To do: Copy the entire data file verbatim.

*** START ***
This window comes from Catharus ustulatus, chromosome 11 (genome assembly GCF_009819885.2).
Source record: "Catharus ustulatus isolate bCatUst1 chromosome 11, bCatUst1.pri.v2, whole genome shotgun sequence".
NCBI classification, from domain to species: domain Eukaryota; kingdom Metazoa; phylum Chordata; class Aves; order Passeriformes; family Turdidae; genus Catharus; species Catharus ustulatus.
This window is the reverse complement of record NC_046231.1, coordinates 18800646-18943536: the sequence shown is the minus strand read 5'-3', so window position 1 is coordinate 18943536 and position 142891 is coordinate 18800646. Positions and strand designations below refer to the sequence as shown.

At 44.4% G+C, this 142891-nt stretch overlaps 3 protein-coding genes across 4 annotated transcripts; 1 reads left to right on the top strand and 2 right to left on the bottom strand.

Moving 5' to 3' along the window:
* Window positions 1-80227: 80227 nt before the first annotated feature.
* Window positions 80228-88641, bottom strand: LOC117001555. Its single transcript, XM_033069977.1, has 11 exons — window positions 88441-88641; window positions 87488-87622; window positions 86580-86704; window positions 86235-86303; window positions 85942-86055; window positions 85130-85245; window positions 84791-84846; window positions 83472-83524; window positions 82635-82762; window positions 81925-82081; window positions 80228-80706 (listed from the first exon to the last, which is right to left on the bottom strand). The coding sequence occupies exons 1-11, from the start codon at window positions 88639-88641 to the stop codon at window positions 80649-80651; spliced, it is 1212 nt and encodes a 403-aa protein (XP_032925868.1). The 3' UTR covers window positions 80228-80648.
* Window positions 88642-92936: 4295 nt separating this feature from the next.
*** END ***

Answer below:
This window comes from Catharus ustulatus, chromosome 11 (genome assembly GCF_009819885.2).
Source record: "Catharus ustulatus isolate bCatUst1 chromosome 11, bCatUst1.pri.v2, whole genome shotgun sequence".
NCBI classification, from domain to species: domain Eukaryota; kingdom Metazoa; phylum Chordata; class Aves; order Passeriformes; family Turdidae; genus Catharus; species Catharus ustulatus.
This window is the reverse complement of record NC_046231.1, coordinates 18800646-18943536: the sequence shown is the minus strand read 5'-3', so window position 1 is coordinate 18943536 and position 142891 is coordinate 18800646. Positions and strand designations below refer to the sequence as shown.

At 44.4% G+C, this 142891-nt stretch overlaps 3 protein-coding genes across 4 annotated transcripts; 1 reads left to right on the top strand and 2 right to left on the bottom strand.

Moving 5' to 3' along the window:
* Window positions 1-80227: 80227 nt before the first annotated feature.
* Window positions 80228-88641, bottom strand: LOC117001555. Its single transcript, XM_033069977.1, has 11 exons — window positions 88441-88641; window positions 87488-87622; window positions 86580-86704; window positions 86235-86303; window positions 85942-86055; window positions 85130-85245; window positions 84791-84846; window positions 83472-83524; window positions 82635-82762; window positions 81925-82081; window positions 80228-80706 (listed from the first exon to the last, which is right to left on the bottom strand). The coding sequence occupies exons 1-11, from the start codon at window positions 88639-88641 to the stop codon at window positions 80649-80651; spliced, it is 1212 nt and encodes a 403-aa protein (XP_032925868.1). The 3' UTR covers window positions 80228-80648.
* Window positions 88642-92936: 4295 nt separating this feature from the next.